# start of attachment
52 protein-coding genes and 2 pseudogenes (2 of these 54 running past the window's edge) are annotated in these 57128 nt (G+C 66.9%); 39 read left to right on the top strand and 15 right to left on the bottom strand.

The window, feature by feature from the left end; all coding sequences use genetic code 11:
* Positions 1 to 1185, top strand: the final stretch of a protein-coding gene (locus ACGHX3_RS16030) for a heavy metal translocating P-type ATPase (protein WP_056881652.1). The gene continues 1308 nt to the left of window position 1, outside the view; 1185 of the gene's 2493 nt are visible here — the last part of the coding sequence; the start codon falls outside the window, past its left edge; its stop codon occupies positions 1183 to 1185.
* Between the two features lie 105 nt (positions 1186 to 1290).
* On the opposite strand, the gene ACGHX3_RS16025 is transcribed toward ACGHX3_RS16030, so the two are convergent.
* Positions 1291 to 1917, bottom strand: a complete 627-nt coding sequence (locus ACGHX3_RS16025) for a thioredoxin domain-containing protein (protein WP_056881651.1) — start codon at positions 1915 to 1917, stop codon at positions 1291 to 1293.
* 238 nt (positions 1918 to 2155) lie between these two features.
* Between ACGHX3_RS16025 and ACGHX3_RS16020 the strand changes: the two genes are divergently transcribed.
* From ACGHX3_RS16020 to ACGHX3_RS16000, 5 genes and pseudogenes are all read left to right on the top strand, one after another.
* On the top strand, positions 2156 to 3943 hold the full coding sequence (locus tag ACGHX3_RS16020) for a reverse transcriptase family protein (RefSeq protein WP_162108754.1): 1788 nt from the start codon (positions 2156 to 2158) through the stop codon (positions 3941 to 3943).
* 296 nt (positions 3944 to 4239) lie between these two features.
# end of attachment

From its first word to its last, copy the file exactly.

52 protein-coding genes and 2 pseudogenes (2 of these 54 running past the window's edge) are annotated in these 57128 nt (G+C 66.9%); 39 read left to right on the top strand and 15 right to left on the bottom strand.

The window, feature by feature from the left end; all coding sequences use genetic code 11:
* Positions 1 to 1185, top strand: the final stretch of a protein-coding gene (locus ACGHX3_RS16030) for a heavy metal translocating P-type ATPase (protein WP_056881652.1). The gene continues 1308 nt to the left of window position 1, outside the view; 1185 of the gene's 2493 nt are visible here — the last part of the coding sequence; the start codon falls outside the window, past its left edge; its stop codon occupies positions 1183 to 1185.
* Between the two features lie 105 nt (positions 1186 to 1290).
* On the opposite strand, the gene ACGHX3_RS16025 is transcribed toward ACGHX3_RS16030, so the two are convergent.
* Positions 1291 to 1917, bottom strand: a complete 627-nt coding sequence (locus ACGHX3_RS16025) for a thioredoxin domain-containing protein (protein WP_056881651.1) — start codon at positions 1915 to 1917, stop codon at positions 1291 to 1293.
* 238 nt (positions 1918 to 2155) lie between these two features.
* Between ACGHX3_RS16025 and ACGHX3_RS16020 the strand changes: the two genes are divergently transcribed.
* From ACGHX3_RS16020 to ACGHX3_RS16000, 5 genes and pseudogenes are all read left to right on the top strand, one after another.
* On the top strand, positions 2156 to 3943 hold the full coding sequence (locus tag ACGHX3_RS16020) for a reverse transcriptase family protein (RefSeq protein WP_162108754.1): 1788 nt from the start codon (positions 2156 to 2158) through the stop codon (positions 3941 to 3943).
* 296 nt (positions 3944 to 4239) lie between these two features.